OMAHA, Neb. – Mississippi State freshman JT Ginn sat at his locker and kept to himself in the depths of TD Ameritrade Park on Wednesday night.
Serenely staring at the floor, he looked as calm as ever despite just witnessing the 6-3 loss to Vanderbilt that put his Bulldogs on the brink of elimination in Omaha.
Ginn was 24 hours away from the biggest start of his freshman season at State, one in which he was named the SEC Freshman of the Year and the National Freshman of the Year by Perfect Game.
Ginn sounded equally as confident as he was calm when asked to answer a few questions about the day that lay ahead of him.
"It's every kid's dream to get to play in the College World Series," Ginn told the Clarion Ledger. "It's an honor to be here. It's been a great experience so far, and hopefully we can play a good game tomorrow and keep it going."
That, the Bulldogs didn't. They lost, 4-3, to Louisville in a game the Cardinals walked off with a win in the bottom of the ninth. The defeat eliminated Mississippi State from the College World Series, but Ginn had nothing to do with that. He was as good as head coach Chris Lemonis could have hoped for.
Ginn pitched 6.0 scoreless innings. It was one of his best outings of the season when his teammates needed him to deliver the most. Had the team given him more than two runs of support while he was on the mound, Mississippi State might still be alive and getting ready to play Vanderbilt on Friday night.
The freshman was locked in from the start, and he needed to be. The Mississippi State offense continued a theme from its two previous CWS games and struggled to string together hits. Ginn needed to keep the game as low scoring as possible to give MSU a chance to survive and advance.
On the second pitch of his night, Ginn was greeted with a hot chopper back to the mound. He fielded it cleanly and tossed it to sophomore first baseman Tanner Allen for an easy out. Ginn got the next Louisville batter to ground out to first on his very next pitch. It was a sign of things to come.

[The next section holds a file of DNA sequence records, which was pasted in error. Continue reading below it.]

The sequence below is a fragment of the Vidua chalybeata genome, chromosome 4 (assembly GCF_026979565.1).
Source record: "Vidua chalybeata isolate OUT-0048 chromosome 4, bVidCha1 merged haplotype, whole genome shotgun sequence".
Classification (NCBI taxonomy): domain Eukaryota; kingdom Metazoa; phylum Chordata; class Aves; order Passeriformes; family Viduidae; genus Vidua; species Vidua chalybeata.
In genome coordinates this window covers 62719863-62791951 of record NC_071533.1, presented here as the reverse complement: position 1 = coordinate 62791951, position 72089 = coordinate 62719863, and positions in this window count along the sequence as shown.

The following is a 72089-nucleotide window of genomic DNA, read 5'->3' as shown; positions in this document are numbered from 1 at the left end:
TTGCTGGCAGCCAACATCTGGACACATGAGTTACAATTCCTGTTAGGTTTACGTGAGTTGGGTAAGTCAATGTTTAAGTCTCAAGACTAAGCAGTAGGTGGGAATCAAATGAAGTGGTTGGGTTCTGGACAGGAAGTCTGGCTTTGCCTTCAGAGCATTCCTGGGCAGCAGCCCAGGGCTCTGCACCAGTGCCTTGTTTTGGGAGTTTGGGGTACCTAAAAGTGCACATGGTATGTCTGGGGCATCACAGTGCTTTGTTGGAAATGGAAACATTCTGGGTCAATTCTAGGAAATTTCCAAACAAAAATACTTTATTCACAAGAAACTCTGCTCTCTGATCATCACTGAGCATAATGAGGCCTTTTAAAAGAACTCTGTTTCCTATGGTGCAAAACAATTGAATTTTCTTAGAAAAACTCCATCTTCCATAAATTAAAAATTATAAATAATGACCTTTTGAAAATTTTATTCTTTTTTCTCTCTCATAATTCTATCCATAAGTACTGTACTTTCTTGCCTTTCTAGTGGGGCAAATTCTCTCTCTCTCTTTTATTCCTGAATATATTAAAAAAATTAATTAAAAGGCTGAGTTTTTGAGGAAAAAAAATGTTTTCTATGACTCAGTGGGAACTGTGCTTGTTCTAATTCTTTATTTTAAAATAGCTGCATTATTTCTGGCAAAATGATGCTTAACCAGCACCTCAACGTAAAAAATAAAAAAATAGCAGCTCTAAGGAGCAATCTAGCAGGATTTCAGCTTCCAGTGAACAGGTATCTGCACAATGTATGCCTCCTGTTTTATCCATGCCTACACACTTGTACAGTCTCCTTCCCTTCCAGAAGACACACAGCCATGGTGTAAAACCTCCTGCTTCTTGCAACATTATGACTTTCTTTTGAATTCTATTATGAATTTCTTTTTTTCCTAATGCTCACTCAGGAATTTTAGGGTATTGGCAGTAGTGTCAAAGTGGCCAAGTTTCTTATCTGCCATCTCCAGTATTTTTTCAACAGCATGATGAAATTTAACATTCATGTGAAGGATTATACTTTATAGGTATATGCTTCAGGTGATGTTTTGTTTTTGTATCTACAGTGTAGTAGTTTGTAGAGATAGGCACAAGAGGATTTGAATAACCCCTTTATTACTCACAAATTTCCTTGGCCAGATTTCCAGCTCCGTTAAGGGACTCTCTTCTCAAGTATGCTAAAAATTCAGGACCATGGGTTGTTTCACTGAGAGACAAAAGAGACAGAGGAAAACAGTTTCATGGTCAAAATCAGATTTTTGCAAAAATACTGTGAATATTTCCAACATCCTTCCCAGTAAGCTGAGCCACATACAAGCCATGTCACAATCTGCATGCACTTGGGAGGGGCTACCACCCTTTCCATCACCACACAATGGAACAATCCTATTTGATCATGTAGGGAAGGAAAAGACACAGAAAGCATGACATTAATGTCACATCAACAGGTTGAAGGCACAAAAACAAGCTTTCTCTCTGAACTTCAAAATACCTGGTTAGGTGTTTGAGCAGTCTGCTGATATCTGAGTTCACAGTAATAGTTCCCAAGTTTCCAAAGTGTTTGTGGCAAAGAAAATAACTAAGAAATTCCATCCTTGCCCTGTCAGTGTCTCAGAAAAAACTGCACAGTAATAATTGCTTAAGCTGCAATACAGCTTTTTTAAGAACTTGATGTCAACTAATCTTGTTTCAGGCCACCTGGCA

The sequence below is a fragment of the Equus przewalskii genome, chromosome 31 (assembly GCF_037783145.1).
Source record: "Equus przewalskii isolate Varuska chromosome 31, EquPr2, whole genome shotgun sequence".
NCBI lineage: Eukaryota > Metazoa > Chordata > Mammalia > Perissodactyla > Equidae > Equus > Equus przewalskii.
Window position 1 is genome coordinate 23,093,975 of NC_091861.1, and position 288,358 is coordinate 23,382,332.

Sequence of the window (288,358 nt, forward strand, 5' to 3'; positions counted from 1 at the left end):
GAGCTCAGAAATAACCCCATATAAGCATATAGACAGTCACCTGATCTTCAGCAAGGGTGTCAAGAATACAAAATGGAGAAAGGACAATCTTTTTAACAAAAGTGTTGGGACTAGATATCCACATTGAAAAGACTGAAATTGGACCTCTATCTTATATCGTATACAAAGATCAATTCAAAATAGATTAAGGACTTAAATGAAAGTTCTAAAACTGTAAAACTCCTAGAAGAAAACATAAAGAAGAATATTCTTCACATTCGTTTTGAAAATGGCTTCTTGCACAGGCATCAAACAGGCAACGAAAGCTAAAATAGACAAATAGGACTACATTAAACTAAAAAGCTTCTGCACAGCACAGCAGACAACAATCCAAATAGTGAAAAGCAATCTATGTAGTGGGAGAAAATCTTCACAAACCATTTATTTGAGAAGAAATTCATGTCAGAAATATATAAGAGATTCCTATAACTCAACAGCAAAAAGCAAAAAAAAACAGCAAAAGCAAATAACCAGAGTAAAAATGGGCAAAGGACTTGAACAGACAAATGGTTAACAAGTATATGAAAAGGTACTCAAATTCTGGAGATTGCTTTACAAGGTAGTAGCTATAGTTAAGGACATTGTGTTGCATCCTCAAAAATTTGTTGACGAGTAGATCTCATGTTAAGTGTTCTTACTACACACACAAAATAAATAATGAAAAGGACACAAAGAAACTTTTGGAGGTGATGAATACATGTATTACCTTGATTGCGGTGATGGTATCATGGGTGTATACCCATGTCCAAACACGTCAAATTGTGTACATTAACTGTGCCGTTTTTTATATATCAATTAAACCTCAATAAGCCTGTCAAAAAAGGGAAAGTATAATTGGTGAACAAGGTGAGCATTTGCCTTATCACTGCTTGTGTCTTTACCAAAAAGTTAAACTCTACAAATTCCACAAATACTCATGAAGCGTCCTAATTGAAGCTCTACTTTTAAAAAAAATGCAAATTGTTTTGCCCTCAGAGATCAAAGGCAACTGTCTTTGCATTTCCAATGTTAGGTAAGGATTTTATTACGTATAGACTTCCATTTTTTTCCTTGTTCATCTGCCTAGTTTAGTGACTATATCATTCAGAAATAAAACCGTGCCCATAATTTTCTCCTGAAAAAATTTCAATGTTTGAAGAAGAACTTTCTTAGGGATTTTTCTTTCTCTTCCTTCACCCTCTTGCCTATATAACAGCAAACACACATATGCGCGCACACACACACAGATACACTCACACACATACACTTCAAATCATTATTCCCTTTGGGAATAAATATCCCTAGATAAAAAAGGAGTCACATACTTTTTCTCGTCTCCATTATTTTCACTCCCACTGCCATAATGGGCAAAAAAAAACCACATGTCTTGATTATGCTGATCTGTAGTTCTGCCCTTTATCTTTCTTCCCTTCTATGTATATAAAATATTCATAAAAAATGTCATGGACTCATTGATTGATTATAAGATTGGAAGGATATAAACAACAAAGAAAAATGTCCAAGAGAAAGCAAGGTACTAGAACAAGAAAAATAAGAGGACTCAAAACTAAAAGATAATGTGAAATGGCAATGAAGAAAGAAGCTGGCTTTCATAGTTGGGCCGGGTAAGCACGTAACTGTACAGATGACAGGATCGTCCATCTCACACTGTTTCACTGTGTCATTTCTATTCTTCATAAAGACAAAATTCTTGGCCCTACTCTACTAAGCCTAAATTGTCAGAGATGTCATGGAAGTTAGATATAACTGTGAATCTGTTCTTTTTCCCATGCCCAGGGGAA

Ginn made the Cardinals ground out 11 times. He only had two strikeouts, but he didn't need to fan hitters when he was effectively sitting them down by forcing them to make contact. He only issued one walk as well.
Ginn didn't allow a lead-off batter to reach base until the sixth inning. That was the frame in which Louisville got a runner into scoring position for the first time all night, too. The Cardinals got their man to second but only by way of a sacrifice bunt.
Junior catcher Dustin Skelton gunned that runner down when he tried to steal third, and Ginn finished the frame with a full-count ground out. When he walked off the field, it was the last the fans saw of him. His day was done after 81 pitches.
"I just tried to go out there and compete and make pitches when I needed to, and the defense played great behind me, and Dustin Skelton, he called a hell of a game tonight, and he made a bunch of big plays for me," Ginn said.
The 81 pitches were the most Ginn has hurled since he racked up 86 in a 6.0-inning outing against South Carolina on May 17. Lemonis was asked why he didn't run Ginn out to the mound in the seventh – an inning in which Louisville scored two runs off senior reliever Jared Liebelt – but he said there was zero chance Ginn was coming back out of the dugout.
Ginn has dealt with soreness in his throwing arm for the latter half of the season. Thursday was his first start since May 31, when he pitched 3.0 innings in Mississippi State's first Regional game against Southern. He had to be yanked early as a precautionary measure.
"We came into the game thinking five innings or 75 pitches, and he was a little more efficient so we went to 80," Lemonis said. "He's pitched at about 80 all year long if you look at his numbers. Maybe twice or three times he's gone over 80. Because of the last couple weeks, we had set that predetermined before the game.
"As big as this is, it's not bigger than JT's career, so the player always comes first."
Ginn actually went over 80 pitches in 10 of his 17 starts this season, but Lemonis was righ in this regard: Ginn's career is much more important than any single game. He's in line to be Mississippi State's Friday night starter next season. He finished the year with an 8-4 record and a 3.13 ERA. He had 105 strikeouts and just 19 walks.
Mississippi State was three innings away from getting a shot to play Vanderbilt again because of the way Ginn performed in the highest-pressured situation of his young career. If it's any indication of what he can do for the Bulldogs in 2020, then Lemonis and pitching coach Scott Foxhall are in good hands.
Contact Tyler Horka at firstname.lastname@example.org. Follow @tbhorka on Twitter. To read more of Tyler's work, subscribe to the Clarion Ledger today!